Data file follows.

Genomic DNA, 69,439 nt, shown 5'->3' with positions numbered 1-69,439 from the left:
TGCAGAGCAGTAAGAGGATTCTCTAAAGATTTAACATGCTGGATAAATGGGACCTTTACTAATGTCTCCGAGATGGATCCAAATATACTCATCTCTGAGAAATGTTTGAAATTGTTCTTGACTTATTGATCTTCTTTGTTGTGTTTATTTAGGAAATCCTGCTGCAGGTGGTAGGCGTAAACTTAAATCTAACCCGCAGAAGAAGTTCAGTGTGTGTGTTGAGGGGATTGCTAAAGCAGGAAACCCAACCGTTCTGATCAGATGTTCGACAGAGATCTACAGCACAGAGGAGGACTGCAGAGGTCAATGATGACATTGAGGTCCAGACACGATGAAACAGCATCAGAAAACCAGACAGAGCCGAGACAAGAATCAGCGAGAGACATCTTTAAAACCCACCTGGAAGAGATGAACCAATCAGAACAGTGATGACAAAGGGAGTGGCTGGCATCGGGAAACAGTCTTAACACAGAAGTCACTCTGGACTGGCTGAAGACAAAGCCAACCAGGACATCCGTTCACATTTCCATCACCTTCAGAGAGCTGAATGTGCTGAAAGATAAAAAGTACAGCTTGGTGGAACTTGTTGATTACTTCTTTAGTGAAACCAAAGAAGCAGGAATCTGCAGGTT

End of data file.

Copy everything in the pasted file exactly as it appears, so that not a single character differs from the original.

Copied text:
Genomic DNA, 69,439 nt, shown 5'->3' with positions numbered 1-69,439 from the left:
TGCAGAGCAGTAAGAGGATTCTCTAAAGATTTAACATGCTGGATAAATGGGACCTTTACTAATGTCTCCGAGATGGATCCAAATATACTCATCTCTGAGAAATGTTTGAAATTGTTCTTGACTTATTGATCTTCTTTGTTGTGTTTATTTAGGAAATCCTGCTGCAGGTGGTAGGCGTAAACTTAAATCTAACCCGCAGAAGAAGTTCAGTGTGTGTGTTGAGGGGATTGCTAAAGCAGGAAACCCAACCGTTCTGATCAGATGTTCGACAGAGATCTACAGCACAGAGGAGGACTGCAGAGGTCAATGATGACATTGAGGTCCAGACACGATGAAACAGCATCAGAAAACCAGACAGAGCCGAGACAAGAATCAGCGAGAGACATCTTTAAAACCCACCTGGAAGAGATGAACCAATCAGAACAGTGATGACAAAGGGAGTGGCTGGCATCGGGAAACAGTCTTAACACAGAAGTCACTCTGGACTGGCTGAAGACAAAGCCAACCAGGACATCCGTTCACATTTCCATCACCTTCAGAGAGCTGAATGTGCTGAAAGATAAAAAGTACAGCTTGGTGGAACTTGTTGATTACTTCTTTAGTGAAACCAAAGAAGCAGGAATCTGCAGGTT